Planning for a Startup's Continuous Product/Service Improvement

Once you get to the MVP (Minimally Viable Product), it’s not time yet to relax. You’ve got to keep working through how your product development is going to evolve. But first, let’s celebrate the successes - your startup has validated that the product fits the market, and the design team has produced an MVP to get customer feedback. Most likely, you also have a good mental map of next steps. 

Then the real world hits. There is a big demo for a tradeshow, or one make-or-break customer that the startup desperately needs who is demanding unique features. The brilliant developer, knowingly or unknowingly, takes a few shortcuts to hit the deadline. Then the next deadline shows up…and the next. When the real journey to product/market fit ends up taking twelve, twenty-four, or even thirty-six months, adhering to sound development practices and remembering hoped-for product development changes become difficult. The inability to stay true to a rational process for product fixes and development starts to cause leaks to spring up in the ship from icebergs of increasing size.

Even if there is a single engineer who may know everything that needs to be done, a startup needs to follow good practices to avoid incurring serious technical debt that will cause their ability to react to the marketplace to grind to a halt: 

  • You want to maintain a continuously ordered list of user stories and features. (In software development, we call this list a backlog—an ordered list of everything the company knows should be in the product. I always think of this like the punchlist when building a house. Nothing is ever perfect the first time.)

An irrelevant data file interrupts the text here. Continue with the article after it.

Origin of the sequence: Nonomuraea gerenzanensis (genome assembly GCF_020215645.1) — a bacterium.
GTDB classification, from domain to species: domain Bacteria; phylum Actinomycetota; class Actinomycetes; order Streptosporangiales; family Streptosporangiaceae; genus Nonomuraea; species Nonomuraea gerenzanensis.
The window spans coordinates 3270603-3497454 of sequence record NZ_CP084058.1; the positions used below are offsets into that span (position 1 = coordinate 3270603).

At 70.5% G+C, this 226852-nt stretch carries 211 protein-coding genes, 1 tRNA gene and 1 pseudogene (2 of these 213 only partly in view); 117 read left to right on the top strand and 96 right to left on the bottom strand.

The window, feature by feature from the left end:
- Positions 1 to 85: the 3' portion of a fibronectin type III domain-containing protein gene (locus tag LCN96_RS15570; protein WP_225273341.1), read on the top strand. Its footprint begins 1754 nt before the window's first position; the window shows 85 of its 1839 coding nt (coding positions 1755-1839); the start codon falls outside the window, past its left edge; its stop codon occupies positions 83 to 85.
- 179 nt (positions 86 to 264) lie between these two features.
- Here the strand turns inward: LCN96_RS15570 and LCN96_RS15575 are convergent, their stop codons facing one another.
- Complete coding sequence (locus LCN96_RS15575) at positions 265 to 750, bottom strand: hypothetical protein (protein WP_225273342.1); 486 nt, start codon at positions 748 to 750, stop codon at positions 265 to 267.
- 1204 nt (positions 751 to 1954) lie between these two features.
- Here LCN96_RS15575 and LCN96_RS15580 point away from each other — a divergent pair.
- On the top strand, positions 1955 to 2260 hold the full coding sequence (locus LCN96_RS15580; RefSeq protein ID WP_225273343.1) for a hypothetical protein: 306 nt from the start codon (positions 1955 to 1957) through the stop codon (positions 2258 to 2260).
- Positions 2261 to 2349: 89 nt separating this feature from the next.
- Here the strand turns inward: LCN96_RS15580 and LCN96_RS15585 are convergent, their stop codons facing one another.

• Even though they may change, major milestones should be pencilled into a timeline.

  • Use one of the many team tools for managing backlogs, items in progress, and completion of any product development activities. 

  • In a software development scenario, you must build a process that incorporates testing, peer review, and automated code quality tools and review the results every single cycle. There are many parallels to these quality control processes for physical product development and perfecting an innovative service.

The key is to not lose track of what you thought you wanted to do, where you are today, and what steps need to be taken next. Not sure how to prioritize what product development steps are next? Then check out this guide from Innovatemap, Indianapolis product development consultants. Even the best new product/service can be improved. Make sure your startup plans for continuous improvement. Need some tools to track your progress in avoiding The Titanic Effect? Download one of our tools here